Cannot send mail
If you've followed instructions for configuring Thunderbird and still cannot send mail for one or more of accounts, the following may help:
If Thunderbird displays an error message when you try to send mail, you can identify possible causes by looking for the message in the article: Connection errors - SMTP
Firewalls and antivirus software
Verify that your firewall or antivirus program is not blocking Thunderbird.
Some antivirus software (Network Assoc Viruscan) blocks port 25 to prevent mass emailing worms from sending out email. If you are migrating from a previous email client, your previous email client might be able to send out email even with port 25 blocked by anti virus software. Please check the antivirus settings again.
If you recently upgraded Thunderbird, verify that the firewall is not blocking the new version.
In 2006 and 2007, some ISPs introduced new mail filtering before it reaches their mail-server. If you have any suspicious objects in your mail, the e-mail will leave your machine fine, but won't even reach their mail-server. Test for this by using your browser and logging into your ISPs webmail system (if they have one) and send an e-mail using the webmail. If that sends OK, then the problem could be this. One example of an item being blocked is the word 'geocities' - not in your mail but in your signature attachment. The ISP antispam/virus software thinks it is a spammer attachment, and your outgoing mail disappears forever. If your e-mail system has been stable and working for a long time, then suddenly doesn't send, suspect your ISP. And stop attaching a signature.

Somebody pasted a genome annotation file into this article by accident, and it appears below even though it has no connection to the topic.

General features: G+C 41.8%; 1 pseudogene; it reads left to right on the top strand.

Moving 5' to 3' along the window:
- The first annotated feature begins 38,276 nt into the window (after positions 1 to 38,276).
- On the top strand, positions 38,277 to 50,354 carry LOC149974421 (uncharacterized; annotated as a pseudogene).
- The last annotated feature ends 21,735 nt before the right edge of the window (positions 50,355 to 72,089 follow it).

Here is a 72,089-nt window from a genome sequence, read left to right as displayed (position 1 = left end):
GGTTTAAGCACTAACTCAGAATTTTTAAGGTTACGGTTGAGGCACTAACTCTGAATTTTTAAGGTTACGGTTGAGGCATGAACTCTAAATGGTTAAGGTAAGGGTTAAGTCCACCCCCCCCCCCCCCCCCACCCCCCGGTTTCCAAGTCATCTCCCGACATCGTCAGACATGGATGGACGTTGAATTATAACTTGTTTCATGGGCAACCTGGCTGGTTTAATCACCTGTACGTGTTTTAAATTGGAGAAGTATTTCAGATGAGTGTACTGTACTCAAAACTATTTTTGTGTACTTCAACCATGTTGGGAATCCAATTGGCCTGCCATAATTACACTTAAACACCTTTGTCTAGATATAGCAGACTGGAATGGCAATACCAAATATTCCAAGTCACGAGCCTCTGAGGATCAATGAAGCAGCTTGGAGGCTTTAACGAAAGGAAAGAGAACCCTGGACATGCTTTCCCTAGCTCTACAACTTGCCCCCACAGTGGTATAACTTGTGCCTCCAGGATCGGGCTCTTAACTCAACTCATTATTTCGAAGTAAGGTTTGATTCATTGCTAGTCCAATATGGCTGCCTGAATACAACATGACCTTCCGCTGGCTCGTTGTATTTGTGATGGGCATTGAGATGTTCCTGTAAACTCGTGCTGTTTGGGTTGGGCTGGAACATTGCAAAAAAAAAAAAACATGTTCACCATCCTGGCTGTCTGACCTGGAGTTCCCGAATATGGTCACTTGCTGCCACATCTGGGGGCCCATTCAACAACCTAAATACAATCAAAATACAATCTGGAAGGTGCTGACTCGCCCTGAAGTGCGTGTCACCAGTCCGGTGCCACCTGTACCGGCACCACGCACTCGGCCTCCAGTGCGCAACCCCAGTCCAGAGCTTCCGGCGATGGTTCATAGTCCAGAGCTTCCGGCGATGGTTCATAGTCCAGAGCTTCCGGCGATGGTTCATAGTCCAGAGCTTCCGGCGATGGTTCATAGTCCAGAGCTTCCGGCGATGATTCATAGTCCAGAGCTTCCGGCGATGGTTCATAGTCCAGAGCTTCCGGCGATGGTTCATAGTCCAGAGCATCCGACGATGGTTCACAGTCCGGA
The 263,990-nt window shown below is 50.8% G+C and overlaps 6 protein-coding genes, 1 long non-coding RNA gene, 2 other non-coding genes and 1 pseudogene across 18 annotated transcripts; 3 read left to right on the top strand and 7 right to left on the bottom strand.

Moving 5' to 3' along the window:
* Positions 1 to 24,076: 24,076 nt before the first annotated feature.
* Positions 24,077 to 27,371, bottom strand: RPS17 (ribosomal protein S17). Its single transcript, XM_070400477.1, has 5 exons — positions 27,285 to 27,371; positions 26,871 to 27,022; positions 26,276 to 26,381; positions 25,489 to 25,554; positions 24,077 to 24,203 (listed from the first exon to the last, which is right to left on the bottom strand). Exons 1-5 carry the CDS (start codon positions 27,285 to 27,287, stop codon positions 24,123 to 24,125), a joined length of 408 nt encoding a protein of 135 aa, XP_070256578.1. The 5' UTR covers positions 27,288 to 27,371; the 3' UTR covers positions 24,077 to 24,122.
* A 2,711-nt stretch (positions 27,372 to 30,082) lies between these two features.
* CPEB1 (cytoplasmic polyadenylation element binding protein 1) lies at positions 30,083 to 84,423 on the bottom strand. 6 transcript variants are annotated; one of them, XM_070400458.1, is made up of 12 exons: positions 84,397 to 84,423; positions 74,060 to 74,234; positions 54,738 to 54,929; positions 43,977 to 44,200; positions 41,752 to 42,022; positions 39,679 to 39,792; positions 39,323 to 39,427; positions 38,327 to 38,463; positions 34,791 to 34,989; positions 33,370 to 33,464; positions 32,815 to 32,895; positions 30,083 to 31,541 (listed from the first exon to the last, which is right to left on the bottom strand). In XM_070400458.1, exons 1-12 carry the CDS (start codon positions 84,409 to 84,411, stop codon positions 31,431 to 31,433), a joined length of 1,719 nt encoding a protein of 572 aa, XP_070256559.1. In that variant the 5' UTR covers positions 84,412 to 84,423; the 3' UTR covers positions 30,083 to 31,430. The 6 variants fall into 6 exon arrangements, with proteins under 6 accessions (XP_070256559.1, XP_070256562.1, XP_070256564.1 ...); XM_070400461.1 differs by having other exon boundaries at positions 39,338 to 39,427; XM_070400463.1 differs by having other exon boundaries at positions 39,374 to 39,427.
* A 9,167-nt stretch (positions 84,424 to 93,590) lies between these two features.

Verify Thunderbird is in online mode, not offline mode: click "File -> Offline"; "Work Offline" should be unchecked. If you send a message while in offline mode, it goes to the Unsent Messages folder in Local Folders. See below for Advanced tips.
Outgoing mail settings
First, get the correct outgoing mail (SMTP) settings from your service provider, usually your Internet Service Provider (ISP): try their website, search Google for your ISP plus the word "smtp", or call them.
Verify the settings in Thunderbird exactly match what your ISP provides: no typos (e.g., "smpt"), extra spaces, punctuation mistakes (e.g., no commas instead of periods) or capitalization errors (e.g., lowercase instead of Caps).
Click "Tools -> Account Settings -> Outgoing Server (SMTP)" (at the bottom of the left pane—you may need to scroll down), and double-check: